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Monkey see, monkey do

Categories: ACT Government, Discrimination/Racism, Ernst & Young, Former Commissioner, Government, Racism

by: Watershedd
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“Behead all those who insult the prophet!” So read the banner in Sydney on Saturday, in a protest ignited by a film released in the United States. Really, the lack of respect shown by the creators of the video and by the protestors are equally abysmal. One group insults another, the other feels it acceptable to damage the property of the place they have immigrated to and chosen to call home. And all of it is perpetuated by someone outside of our own shores. Remember, I told you Australia, the racism that underpins the narrow-mindedness of our national psyche and that erupted with the Cronulla riots in 2005 has never been properly dealt with. And here it is reaching a boil again, here it is right in front of our eyes. So much for all the efforts to address racial intolerance. Here we go, yet again and we really have no-one to blame but ourselves, for the double standard was set long ago and has continued unabated for over 200 years. Just last week a non-Indigenous man in his twenties was recounting his disgust at a man in Melbourne who had asked if he knew of any “whites only” hotels.

In January of 2004, the Australian Capital Territory’s (ACT) first and to date only Indigenous Commissioner of Revenue (aka ‘Pat’) was dismissed from the ACT Department of Treasury after a racially based campaign instigated by a Treasury employee identified on Blak and Black as the Inquisitor for his delving into Pat’s personal and employment history without justifiable legal cause or authority. His efforts were abetted by the inaction or purposeful misrepresentation of people within the ACT Department of Treasury, the Australian Federal Police, the Australian Human Rights and Equal Opportunity Commission and Ernst & Young. In delving into Pat’s past, the Inquisitor alleged that Pat had falsified his qualifications to attain the role of Commissioner of Revenue and produced copies of his supposed application to justify the racist invective within his letter of complaint of 9 May 2002:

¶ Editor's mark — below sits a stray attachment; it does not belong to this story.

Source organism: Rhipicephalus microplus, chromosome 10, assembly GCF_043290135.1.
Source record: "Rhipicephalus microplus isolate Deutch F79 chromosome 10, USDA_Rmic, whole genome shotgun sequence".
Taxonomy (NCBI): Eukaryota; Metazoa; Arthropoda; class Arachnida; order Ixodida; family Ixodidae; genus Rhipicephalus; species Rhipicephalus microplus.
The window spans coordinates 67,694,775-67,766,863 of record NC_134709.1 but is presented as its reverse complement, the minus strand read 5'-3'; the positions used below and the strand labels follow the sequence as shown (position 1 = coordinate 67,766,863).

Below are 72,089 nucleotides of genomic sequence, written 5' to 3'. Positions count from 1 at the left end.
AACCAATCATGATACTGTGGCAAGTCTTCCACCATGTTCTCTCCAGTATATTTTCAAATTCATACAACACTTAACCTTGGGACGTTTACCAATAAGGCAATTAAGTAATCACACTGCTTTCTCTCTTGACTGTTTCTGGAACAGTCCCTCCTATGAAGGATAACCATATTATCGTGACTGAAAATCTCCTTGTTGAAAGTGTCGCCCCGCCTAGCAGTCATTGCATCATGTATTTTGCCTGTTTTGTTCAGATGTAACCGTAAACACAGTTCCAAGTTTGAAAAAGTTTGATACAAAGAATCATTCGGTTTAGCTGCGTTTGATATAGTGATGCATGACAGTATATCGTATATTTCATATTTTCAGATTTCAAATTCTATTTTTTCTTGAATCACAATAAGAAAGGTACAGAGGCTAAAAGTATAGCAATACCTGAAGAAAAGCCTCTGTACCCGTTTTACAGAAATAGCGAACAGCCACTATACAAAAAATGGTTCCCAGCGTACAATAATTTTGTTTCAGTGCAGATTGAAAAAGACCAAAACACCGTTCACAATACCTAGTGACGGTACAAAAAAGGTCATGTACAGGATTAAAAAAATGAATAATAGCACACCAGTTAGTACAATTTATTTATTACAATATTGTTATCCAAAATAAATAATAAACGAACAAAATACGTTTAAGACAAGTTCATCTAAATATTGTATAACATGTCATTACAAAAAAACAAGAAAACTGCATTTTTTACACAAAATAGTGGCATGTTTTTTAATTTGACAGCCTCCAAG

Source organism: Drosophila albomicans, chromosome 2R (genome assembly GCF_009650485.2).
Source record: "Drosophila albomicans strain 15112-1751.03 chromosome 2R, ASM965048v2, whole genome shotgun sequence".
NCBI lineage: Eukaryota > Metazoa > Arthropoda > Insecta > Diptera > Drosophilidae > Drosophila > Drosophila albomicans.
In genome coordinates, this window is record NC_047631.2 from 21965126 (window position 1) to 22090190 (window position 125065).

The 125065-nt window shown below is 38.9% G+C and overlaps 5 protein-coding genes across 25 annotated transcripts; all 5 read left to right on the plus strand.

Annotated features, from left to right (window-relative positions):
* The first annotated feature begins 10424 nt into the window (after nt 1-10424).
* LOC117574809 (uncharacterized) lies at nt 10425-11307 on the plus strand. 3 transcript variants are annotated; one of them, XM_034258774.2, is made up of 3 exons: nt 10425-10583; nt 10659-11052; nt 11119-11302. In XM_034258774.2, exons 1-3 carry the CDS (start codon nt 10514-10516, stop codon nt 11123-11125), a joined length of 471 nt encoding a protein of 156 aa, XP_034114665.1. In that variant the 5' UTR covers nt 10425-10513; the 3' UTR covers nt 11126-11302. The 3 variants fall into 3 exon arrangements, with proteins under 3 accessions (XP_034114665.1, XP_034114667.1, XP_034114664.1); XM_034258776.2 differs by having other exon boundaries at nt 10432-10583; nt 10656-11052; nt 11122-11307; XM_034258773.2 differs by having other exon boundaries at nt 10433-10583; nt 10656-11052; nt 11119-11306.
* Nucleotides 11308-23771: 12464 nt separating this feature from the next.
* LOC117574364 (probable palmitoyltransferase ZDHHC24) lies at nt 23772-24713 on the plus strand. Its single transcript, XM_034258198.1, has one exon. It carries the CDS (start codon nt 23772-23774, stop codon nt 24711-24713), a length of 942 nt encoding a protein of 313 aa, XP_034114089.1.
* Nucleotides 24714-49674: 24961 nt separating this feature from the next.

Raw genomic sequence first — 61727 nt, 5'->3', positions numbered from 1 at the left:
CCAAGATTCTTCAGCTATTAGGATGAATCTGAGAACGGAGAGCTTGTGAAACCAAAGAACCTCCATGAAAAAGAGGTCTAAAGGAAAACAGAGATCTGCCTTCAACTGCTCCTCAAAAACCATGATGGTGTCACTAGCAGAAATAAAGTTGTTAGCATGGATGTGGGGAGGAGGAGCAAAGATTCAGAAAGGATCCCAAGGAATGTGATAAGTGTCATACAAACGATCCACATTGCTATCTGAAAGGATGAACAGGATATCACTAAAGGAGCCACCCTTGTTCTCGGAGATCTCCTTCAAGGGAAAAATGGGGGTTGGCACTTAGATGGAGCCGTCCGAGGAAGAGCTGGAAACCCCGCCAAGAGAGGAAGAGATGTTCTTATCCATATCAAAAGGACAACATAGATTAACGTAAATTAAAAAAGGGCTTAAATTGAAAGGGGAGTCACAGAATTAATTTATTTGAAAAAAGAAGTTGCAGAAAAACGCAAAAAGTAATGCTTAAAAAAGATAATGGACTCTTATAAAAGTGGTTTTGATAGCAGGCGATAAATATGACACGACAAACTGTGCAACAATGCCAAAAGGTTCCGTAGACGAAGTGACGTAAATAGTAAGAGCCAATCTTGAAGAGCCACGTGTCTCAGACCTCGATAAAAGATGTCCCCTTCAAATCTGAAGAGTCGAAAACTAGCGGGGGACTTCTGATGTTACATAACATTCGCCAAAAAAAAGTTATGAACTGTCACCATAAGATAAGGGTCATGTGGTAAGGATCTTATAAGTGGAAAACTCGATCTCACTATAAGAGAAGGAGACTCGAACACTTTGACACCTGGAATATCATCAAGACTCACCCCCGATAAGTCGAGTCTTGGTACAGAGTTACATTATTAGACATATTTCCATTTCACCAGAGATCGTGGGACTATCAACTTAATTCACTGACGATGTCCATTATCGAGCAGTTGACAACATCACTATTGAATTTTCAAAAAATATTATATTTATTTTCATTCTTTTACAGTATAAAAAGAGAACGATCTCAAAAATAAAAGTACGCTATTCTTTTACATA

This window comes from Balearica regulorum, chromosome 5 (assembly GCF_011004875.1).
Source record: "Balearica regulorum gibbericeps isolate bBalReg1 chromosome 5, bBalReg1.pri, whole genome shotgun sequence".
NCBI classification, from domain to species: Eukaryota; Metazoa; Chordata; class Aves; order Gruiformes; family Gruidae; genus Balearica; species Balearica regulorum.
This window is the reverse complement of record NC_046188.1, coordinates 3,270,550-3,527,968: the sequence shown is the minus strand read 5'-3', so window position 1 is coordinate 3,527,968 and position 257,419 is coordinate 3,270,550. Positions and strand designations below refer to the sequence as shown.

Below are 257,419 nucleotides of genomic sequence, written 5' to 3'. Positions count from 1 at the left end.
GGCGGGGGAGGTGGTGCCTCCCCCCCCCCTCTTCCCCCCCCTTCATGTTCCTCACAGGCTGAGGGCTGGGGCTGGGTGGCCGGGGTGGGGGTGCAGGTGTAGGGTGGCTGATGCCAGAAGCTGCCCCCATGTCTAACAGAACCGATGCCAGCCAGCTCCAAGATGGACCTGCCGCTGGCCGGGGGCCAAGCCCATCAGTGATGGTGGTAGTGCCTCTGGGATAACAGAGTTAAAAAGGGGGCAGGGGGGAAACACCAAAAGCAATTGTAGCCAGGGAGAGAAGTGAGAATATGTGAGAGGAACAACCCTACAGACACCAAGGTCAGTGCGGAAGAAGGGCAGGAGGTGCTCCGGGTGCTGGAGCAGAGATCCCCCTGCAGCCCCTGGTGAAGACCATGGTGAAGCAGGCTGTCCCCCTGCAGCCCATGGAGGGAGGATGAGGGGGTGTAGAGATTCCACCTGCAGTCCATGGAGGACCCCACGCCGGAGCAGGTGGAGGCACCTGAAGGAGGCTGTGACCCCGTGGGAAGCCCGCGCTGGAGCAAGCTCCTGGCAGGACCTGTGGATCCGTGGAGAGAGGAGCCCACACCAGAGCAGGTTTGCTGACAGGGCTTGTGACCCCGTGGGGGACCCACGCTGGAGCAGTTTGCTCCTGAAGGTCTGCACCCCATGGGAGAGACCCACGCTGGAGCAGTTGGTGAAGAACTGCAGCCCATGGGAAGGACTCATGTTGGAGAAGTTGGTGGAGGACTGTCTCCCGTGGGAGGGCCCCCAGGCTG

“I have attached a copy of [Pat’s] applications for your information. [Pat] holds unrelated qualifications, being a Bachelor of Arts Degree and a Diploma in Education … I have discussed [Pat’s] background with Ms Tanya Taylor, Recruitment Consultant of Ernst & Young who has confirmed my assessment that Aborigines are compulsive liars and criminals and that [Pat’s] teaching qualification made him unsuitable to work at either Ernst & Young or ACT Treasury …

I request that [Pat] be dismissed from the ACT Public Service due to his unethical behaviour and the general disposition of Aborigines to lie and the criminal records of his family.”

The Inquisitor to Howard Ronaldson, Chief Executive, ACT Dept of Treasury

This letter of 9 May 2002 is of particular interest for several reasons. It states Pat’s actual qualifications at the time he was appointed to the role of Manager Policy, Legislation and Projects and subsequently to that of Director Revenue Management Branch (the substantive title of the role being Commissioner for Revenue). More importantly, it reflects and coincides with the letter of advice from Ernst & Young Partner Andrew McCrossin two years earlier dated 13 July 2000. Additionally, as Pat had been recruited to Ernst & Young by Tanya Taylor, who is dobbed in by the Inquisitor for bad-mouthing Aborigines in general, and as the letter from Ernst & Young (EY) itself demonstrates, he was in fact offered the role with his salary reduced in consideration of his lack of specific “… formal qualifications in law and accounting.”

Seventeen months later on 13 October 2003, Meredith Whitten, ACT Dept of Treasury Director, Corporate Services, penned the following to [Pat]:

Whitten to Pat, 13 October 2003 

Whitten to Pat, 13 October 2003

Notice anything unusal? Think about. I’ll wait … Pat’s qualifications are not listed.  The assumption must be made that no copies of Pat’s qualifications were held in his file at the time Meredith Whitten sent this communication to Pat.